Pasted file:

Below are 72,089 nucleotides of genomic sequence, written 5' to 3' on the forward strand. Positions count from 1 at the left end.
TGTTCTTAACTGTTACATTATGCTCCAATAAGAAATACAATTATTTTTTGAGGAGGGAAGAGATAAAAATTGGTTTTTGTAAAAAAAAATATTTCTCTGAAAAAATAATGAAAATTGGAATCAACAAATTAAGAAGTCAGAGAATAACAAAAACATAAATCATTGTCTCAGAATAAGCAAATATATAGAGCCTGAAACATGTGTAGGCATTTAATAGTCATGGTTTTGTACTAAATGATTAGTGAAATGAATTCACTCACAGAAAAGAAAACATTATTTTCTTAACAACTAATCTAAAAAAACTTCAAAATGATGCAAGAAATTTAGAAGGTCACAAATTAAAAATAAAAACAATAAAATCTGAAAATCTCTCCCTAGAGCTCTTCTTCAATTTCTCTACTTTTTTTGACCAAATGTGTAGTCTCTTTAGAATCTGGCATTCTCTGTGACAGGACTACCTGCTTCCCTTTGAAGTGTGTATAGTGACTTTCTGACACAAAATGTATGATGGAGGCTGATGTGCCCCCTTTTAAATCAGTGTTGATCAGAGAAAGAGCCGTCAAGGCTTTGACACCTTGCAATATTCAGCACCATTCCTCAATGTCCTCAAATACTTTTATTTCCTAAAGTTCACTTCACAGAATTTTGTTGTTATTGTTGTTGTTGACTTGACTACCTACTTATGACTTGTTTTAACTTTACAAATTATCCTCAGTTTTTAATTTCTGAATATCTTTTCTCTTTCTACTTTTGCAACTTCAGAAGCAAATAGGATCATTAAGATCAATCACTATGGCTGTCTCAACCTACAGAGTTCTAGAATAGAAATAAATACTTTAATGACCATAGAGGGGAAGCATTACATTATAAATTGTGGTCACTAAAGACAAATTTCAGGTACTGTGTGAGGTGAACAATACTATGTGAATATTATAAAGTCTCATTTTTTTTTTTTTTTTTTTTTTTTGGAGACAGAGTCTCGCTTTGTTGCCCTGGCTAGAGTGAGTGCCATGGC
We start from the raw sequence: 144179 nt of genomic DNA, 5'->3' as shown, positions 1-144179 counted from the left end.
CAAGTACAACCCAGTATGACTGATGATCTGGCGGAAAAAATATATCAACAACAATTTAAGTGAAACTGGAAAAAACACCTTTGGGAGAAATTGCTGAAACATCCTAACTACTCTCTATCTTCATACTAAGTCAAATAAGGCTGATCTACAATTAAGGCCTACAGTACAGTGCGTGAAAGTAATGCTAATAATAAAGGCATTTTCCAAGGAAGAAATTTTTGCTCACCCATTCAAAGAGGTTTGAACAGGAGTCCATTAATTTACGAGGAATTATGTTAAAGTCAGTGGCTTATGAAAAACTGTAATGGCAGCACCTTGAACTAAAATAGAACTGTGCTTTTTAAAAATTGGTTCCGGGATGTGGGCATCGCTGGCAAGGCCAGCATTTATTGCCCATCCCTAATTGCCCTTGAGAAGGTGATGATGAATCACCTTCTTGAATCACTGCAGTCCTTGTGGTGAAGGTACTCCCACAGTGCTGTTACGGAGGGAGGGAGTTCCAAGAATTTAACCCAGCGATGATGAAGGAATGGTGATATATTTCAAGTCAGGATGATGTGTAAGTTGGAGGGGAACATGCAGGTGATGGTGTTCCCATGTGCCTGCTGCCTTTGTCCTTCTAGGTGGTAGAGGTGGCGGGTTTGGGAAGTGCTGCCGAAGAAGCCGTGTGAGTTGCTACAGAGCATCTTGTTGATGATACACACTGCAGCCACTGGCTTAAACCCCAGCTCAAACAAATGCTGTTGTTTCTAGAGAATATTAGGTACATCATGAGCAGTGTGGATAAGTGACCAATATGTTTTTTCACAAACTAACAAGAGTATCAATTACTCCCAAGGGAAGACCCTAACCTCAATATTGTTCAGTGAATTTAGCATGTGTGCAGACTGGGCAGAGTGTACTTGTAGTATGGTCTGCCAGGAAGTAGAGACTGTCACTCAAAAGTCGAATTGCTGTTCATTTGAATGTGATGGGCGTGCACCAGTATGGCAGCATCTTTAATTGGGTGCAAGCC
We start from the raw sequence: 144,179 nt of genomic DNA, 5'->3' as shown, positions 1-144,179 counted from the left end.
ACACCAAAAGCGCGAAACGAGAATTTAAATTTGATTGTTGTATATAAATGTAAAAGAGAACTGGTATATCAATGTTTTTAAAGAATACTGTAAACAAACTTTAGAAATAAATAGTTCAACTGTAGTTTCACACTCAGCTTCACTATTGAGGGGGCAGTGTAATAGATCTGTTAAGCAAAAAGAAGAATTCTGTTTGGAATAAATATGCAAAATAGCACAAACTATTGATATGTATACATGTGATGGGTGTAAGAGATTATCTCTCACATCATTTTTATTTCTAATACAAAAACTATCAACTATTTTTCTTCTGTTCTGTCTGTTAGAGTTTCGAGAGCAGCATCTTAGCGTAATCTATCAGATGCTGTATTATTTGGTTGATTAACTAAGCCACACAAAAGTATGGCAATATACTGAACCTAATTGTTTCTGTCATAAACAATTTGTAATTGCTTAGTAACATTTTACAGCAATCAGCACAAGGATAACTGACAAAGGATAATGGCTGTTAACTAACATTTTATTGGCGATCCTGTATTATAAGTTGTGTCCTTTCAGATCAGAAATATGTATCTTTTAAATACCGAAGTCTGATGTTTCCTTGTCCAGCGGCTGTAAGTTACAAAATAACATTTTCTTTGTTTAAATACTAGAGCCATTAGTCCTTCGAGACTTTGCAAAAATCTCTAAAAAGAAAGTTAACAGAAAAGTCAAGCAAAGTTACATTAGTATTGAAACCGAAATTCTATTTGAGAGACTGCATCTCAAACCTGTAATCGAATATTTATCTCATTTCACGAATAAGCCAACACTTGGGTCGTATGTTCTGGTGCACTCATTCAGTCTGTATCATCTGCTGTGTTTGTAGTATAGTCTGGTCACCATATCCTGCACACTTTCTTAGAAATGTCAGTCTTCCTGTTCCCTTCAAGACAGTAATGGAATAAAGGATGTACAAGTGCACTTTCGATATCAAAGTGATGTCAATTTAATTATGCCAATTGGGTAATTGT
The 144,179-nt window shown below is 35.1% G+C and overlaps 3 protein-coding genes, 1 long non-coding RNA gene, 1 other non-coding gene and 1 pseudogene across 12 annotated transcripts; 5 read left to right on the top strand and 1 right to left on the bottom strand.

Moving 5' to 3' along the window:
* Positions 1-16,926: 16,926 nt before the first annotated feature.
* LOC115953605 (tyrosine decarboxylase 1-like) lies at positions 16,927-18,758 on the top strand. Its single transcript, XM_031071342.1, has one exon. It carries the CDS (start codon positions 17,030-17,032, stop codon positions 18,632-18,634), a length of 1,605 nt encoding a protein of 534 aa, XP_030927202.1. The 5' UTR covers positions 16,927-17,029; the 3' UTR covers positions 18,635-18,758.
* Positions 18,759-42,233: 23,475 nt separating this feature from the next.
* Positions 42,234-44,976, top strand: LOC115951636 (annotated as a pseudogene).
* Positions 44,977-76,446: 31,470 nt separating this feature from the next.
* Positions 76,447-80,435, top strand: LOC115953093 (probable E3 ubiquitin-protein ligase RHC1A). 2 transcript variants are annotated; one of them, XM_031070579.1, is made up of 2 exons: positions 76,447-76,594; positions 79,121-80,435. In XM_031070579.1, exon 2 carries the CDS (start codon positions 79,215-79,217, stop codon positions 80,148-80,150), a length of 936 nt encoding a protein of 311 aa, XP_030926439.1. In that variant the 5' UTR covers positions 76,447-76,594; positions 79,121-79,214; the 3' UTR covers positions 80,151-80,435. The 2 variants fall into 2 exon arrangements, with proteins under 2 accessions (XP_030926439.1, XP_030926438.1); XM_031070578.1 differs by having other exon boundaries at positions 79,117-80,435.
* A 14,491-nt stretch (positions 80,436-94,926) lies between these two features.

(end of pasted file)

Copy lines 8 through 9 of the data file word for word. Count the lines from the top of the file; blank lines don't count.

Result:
Moving 5' to 3' along the window:
* Positions 1-16,926: 16,926 nt before the first annotated feature.